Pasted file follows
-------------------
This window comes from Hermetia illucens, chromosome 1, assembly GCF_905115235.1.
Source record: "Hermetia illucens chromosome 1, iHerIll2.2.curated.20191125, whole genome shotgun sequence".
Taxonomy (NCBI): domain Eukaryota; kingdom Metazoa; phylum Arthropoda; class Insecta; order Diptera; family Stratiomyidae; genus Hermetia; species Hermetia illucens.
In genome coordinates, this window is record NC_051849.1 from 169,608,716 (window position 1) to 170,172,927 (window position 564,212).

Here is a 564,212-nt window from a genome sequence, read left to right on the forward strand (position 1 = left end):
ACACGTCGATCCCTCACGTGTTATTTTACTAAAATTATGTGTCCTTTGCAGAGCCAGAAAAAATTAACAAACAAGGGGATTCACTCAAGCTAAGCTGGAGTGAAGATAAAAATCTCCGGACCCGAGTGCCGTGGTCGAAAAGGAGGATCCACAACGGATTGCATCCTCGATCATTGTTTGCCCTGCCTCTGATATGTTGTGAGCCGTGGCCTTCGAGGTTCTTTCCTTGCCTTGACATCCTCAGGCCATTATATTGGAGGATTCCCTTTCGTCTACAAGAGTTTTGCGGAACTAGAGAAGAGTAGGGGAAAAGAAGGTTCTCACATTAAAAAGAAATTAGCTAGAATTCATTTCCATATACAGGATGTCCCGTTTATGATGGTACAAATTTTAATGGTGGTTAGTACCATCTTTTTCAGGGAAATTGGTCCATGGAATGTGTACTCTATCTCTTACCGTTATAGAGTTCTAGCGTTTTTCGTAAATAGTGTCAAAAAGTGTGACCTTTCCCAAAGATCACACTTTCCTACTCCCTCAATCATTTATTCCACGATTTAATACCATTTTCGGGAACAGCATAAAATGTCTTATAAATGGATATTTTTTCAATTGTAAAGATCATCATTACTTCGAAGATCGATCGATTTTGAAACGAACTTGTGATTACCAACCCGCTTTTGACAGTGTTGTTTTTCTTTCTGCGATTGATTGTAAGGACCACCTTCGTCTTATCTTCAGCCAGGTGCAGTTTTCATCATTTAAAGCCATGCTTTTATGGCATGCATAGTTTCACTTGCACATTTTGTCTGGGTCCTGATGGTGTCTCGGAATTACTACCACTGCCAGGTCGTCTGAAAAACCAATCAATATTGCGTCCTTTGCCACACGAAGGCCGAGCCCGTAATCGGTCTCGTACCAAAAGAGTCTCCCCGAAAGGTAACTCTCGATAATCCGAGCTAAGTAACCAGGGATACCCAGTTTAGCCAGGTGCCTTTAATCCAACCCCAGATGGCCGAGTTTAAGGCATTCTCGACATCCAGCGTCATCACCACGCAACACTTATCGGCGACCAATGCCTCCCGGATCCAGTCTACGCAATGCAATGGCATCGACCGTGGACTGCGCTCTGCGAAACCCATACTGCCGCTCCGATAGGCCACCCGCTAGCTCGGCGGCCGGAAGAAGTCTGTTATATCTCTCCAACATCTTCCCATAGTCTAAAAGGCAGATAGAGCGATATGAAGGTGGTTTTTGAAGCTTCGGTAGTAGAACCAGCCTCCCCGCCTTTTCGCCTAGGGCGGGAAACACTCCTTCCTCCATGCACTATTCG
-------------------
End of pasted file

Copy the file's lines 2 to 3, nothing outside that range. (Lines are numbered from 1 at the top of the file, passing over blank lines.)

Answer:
Source record: "Hermetia illucens chromosome 1, iHerIll2.2.curated.20191125, whole genome shotgun sequence".
Taxonomy (NCBI): domain Eukaryota; kingdom Metazoa; phylum Arthropoda; class Insecta; order Diptera; family Stratiomyidae; genus Hermetia; species Hermetia illucens.